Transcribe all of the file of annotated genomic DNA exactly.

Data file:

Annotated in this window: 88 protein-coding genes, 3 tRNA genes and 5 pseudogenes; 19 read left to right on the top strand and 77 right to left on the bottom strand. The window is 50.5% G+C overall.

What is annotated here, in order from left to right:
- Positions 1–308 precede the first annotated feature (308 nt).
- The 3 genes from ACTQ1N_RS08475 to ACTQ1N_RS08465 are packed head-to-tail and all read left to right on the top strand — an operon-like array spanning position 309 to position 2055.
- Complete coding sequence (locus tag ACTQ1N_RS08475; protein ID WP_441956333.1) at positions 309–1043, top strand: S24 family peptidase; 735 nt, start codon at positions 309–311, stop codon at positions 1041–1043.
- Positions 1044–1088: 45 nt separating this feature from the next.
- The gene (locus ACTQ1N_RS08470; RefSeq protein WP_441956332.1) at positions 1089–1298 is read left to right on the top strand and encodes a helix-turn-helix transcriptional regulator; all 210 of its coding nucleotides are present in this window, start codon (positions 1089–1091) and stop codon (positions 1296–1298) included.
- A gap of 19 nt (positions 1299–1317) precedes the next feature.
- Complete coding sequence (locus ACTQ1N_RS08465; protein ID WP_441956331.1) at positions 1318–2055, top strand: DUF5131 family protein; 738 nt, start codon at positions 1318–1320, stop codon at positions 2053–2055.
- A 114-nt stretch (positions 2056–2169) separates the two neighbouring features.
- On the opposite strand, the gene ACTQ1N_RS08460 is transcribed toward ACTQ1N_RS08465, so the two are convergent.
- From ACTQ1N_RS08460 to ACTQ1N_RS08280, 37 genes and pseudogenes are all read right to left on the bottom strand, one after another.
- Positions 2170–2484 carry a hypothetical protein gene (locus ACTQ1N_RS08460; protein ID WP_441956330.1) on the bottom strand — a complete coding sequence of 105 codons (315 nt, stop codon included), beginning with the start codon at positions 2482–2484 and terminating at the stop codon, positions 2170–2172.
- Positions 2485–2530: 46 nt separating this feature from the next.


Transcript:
Annotated in this window: 88 protein-coding genes, 3 tRNA genes and 5 pseudogenes; 19 read left to right on the top strand and 77 right to left on the bottom strand. The window is 50.5% G+C overall.

What is annotated here, in order from left to right:
- Positions 1–308 precede the first annotated feature (308 nt).
- The 3 genes from ACTQ1N_RS08475 to ACTQ1N_RS08465 are packed head-to-tail and all read left to right on the top strand — an operon-like array spanning position 309 to position 2055.
- Complete coding sequence (locus tag ACTQ1N_RS08475; protein ID WP_441956333.1) at positions 309–1043, top strand: S24 family peptidase; 735 nt, start codon at positions 309–311, stop codon at positions 1041–1043.
- Positions 1044–1088: 45 nt separating this feature from the next.
- The gene (locus ACTQ1N_RS08470; RefSeq protein WP_441956332.1) at positions 1089–1298 is read left to right on the top strand and encodes a helix-turn-helix transcriptional regulator; all 210 of its coding nucleotides are present in this window, start codon (positions 1089–1091) and stop codon (positions 1296–1298) included.
- A gap of 19 nt (positions 1299–1317) precedes the next feature.
- Complete coding sequence (locus ACTQ1N_RS08465; protein ID WP_441956331.1) at positions 1318–2055, top strand: DUF5131 family protein; 738 nt, start codon at positions 1318–1320, stop codon at positions 2053–2055.
- A 114-nt stretch (positions 2056–2169) separates the two neighbouring features.
- On the opposite strand, the gene ACTQ1N_RS08460 is transcribed toward ACTQ1N_RS08465, so the two are convergent.
- From ACTQ1N_RS08460 to ACTQ1N_RS08280, 37 genes and pseudogenes are all read right to left on the bottom strand, one after another.
- Positions 2170–2484 carry a hypothetical protein gene (locus ACTQ1N_RS08460; protein ID WP_441956330.1) on the bottom strand — a complete coding sequence of 105 codons (315 nt, stop codon included), beginning with the start codon at positions 2482–2484 and terminating at the stop codon, positions 2170–2172.
- Positions 2485–2530: 46 nt separating this feature from the next.